Thieboudienne

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Thieboudienne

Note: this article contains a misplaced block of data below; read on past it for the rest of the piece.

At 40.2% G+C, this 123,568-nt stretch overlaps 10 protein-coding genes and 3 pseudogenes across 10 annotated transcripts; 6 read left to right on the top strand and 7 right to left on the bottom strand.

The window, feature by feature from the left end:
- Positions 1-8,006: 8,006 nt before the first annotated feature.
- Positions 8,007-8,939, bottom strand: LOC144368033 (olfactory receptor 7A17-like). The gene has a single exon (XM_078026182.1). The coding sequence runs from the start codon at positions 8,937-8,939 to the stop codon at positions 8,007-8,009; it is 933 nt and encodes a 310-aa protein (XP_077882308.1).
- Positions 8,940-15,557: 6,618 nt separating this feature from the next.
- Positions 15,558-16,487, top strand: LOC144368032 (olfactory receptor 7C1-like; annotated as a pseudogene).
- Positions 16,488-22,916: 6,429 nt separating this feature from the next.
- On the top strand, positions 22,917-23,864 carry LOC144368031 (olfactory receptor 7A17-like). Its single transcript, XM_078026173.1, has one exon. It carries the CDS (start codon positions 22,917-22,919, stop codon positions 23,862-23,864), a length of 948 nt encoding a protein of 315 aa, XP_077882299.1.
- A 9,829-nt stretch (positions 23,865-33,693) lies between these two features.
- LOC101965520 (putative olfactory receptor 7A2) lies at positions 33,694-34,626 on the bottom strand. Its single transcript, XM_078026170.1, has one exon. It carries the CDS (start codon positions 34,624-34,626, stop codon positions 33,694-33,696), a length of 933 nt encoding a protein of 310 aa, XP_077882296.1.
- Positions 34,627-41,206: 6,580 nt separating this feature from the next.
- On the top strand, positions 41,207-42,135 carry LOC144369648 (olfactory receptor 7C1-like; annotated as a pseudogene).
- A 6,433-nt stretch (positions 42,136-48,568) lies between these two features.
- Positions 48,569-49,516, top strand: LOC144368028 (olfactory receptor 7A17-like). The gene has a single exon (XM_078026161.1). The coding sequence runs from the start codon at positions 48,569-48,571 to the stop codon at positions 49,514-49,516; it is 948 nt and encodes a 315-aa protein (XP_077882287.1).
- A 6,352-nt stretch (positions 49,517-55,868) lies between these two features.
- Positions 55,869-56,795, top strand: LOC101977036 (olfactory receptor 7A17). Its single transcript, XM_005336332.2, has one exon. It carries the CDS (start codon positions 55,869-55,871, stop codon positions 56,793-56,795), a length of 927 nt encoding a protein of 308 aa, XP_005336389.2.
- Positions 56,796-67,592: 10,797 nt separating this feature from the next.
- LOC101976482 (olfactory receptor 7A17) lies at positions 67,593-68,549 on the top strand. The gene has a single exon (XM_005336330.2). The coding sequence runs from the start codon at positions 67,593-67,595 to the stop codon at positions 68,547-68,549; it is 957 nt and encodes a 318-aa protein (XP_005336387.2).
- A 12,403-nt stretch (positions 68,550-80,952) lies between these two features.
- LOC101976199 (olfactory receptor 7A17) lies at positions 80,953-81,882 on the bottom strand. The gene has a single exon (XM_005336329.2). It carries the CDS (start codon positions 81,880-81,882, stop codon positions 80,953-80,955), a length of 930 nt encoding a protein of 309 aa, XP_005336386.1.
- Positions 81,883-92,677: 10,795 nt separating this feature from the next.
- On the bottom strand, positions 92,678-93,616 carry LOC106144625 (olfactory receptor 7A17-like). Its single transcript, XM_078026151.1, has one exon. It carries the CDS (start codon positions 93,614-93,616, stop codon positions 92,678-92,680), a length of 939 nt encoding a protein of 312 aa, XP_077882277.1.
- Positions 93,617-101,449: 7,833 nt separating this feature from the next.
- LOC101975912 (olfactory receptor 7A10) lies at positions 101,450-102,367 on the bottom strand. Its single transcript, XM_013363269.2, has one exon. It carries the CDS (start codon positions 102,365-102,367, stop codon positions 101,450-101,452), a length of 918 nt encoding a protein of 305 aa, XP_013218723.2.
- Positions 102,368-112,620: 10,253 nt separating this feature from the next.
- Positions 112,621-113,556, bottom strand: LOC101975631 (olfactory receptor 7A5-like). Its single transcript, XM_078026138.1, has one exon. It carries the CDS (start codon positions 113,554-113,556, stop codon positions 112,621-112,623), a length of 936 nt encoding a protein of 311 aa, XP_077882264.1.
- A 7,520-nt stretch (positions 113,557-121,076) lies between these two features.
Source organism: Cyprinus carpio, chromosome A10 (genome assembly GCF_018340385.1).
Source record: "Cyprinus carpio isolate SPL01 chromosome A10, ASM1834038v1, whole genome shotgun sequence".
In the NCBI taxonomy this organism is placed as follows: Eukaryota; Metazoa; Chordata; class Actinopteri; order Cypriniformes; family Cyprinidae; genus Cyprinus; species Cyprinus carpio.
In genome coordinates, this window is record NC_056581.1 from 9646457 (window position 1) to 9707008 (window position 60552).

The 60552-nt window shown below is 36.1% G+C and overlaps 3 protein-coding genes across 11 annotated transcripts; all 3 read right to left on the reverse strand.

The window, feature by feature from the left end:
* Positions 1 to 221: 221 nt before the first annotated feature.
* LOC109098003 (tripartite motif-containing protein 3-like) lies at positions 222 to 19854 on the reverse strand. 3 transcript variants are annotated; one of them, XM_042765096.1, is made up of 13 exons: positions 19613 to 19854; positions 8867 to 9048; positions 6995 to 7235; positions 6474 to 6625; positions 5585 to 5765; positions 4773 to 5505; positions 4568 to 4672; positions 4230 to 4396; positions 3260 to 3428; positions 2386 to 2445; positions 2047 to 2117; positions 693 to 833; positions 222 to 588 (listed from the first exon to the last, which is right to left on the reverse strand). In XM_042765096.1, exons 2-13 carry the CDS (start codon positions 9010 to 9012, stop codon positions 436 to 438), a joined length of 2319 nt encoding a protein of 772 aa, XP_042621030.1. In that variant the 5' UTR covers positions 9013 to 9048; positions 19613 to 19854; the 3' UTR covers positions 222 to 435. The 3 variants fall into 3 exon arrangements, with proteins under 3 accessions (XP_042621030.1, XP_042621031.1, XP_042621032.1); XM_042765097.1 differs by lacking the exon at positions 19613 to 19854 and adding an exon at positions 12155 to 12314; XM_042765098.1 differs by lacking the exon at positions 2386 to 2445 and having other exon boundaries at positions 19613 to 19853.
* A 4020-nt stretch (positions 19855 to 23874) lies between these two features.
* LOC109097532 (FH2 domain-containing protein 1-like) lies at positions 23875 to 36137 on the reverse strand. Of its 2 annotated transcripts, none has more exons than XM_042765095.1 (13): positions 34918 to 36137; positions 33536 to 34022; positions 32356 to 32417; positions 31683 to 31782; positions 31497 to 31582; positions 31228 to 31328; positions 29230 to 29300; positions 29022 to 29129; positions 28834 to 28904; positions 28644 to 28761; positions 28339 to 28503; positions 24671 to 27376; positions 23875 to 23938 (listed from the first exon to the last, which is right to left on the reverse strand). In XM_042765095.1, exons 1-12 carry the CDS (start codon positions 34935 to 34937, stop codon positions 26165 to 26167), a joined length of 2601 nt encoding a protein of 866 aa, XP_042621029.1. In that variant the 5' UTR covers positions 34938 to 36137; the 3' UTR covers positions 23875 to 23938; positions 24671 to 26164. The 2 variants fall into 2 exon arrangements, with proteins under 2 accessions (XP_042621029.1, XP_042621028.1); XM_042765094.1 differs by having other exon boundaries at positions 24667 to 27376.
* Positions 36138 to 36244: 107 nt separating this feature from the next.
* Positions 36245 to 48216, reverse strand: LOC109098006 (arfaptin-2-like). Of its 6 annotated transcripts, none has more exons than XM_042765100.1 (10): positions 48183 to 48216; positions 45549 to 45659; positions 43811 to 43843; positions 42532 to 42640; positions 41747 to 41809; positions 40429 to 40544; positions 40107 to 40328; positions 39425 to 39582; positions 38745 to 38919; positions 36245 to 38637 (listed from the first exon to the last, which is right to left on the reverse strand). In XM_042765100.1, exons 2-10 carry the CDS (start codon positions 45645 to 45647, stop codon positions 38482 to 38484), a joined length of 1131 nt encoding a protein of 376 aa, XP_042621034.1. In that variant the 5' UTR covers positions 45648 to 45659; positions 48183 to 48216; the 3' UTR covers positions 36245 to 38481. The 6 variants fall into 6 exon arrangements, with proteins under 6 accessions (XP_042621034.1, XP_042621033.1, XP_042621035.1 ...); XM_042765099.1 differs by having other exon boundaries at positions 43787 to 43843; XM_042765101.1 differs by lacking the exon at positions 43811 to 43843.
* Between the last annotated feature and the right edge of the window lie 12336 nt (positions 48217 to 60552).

While most people cherish Paris for its crêpes, croque monsieurs and classic French cuisine, I cherish Paris for its Thieboudienne (pronounced cheb-oo-jen): a simple looking but rather complex Senegalese dish of fish, tomato, rice and vegetables. Three years ago while I was touring West Africa, Senegalese cuisine and the grand ‘Thieb’ destroyed all my misconceptions of African food: that it didn’t consist of vegetables, looked like mush, and incredibly, that it did not taste good. While in Senegal, I ate the Thieb dish of parsley-seasoned fish, vegetables and Yassa Poulet, French-inspired chicken with a lemon-mustard onion sauce. Unfortunately, landing in Senegal first raised my expectations too high; my subsequent three-month trek across West Africa revealed that Senegalese cuisine and the Thieb are the grand dames of African cuisine, just as French cuisine is the grand dame of the Western world’s. The African restaurant “scene” in Paris mirrors this revelation. Senegalese cuisine is favored so much that 70 percent of all African restaurants here serve Senegalese food. Remember, France also colonized Guinea, Cote d’Ivoire, Cameroon, Mauritania and Mali, Tchad, Niger, Benin and Togoland. Even a Cameroonian restaurant will throw in a Yassa, and daringly, a Thieb on the menu. According to oral tradition, Thieboudienne is the creation of one woman from Saint Louis, Senegal.  Penda Mbaye, a cook at the colonial governor’s residence, created the dish of fish and vegetables first using barley. Amid a barley shortage, she decided to use rice, at the time still a luxury good having just arrived in Senegal by way of Asia in the 19th century.  Eventually Thieb became a favored dish throughout Senegal and was elevated to national dish status. I became so enamored with this dish that I observed as a Senegalese woman prepared and cooked the dish for four hours.  First, she prepared a spice mixture of salt, pepper, onions and parsley that she expertly stuffed into holes of the Thiof fish—a tough fish that withstands a nice deep fry without falling apart. After dipping the fried fish out of the peanut oil, she dumped a whole can of tomato sauce and a liter of water into the fishy oil. As if the fried fish wasn’t enough, she added some bad-smelling dried fish, which probably gives the Thieb its flavor. Next up were the vegetables. She threw in a colorful assortment of green squash, orange carrots, white manioc, white cauliflower, purple eggplant, yellow sweet potatoes, some onions and one whole red scotch bonnet pepper. After dipping the cooked vegetables out of the sauce, she dumped the broken rice that the Senegalese prefer to long grain rice. All the ingredients soon took on a bright red hue from the red tomato sauce. She then dumped the rice into a big bowl and placed the vegetables on top of the rice. After several liberal squirts of fresh lime juice, the Senegalese woman, her five year old son and I dug into the Thieb with our hands. Afterwards, we drank some homemade bissap, a sweet drink made from hibiscus leaves. I would not advise anyone to try this recipe at home.  Go to Paris’ best African and Senegalese restaurants to discover this dish. The list below includes the best restaurants for Thieb in Paris. This list doesn’t include my favorite restaurant because I would never go there for the Thieb (though it is on the menu). While the Thieb at all of the restaurants is good, each restaurant has its own particular ambiance for each particular night. But before you get the list, some tips for finding and eating a good Thieboudienne: Never eat Thieb at lunchtime during the week. The dish is too heavy and many restaurants aren’t even prepared to make it during lunch. If you do dare to eat a Thieb at lunchtime, however, only do it at a restaurant where you see other people eating Thieb too (like La Nioumré or Chez Aida). Never order an entrée. The Thieb plat is large and you don’t want to taper your appetite for this wonderful dish. But if you do, don’t be afraid to take home a doggie-bag (gasp!) as I did once at Paris-Dakar. The closer the restaurant is to an African community or market, the better the Thieb. I just wouldn’t dare touch a Thieb in the 8th or 6th arrondissement (not that you can find one there, anyway). Never eat Thieb at a restaurant that proclaims to serve African and Antillean food. The better restaurants do one or the other. And the best restaurants do just Senegalese food. Always end your Thieb meal with a cup of thé à la menthe. Every Senegalese person drinks the minty imported Chinese tea after a Thieb.   The best birthday party/most centrally-located Thieb: Le Nouveau Paris-Dakar http://www.lenouveauparisdakar.com 11 rue de Montyon 75009 Paris Tel: 01 42 46 12 30 Metro: Grand Boulevards Mon, Tues, Wed, Thurs, Sat from 11:30 to 5 p.m. and 7p.m. to 1 a.m. Friday from 7 p.m. to 1 a.m. Thieb: 16 euros This recently relocated restaurant has been serving Thieb to Paris’ Senegalese elite for almost 20 years. Formerly located near the Gare de l’Est, the restaurant has a new location that makes it the most centrally located Thieb while still being one of the best. Owner/Waiter/Barman Mamadou works…
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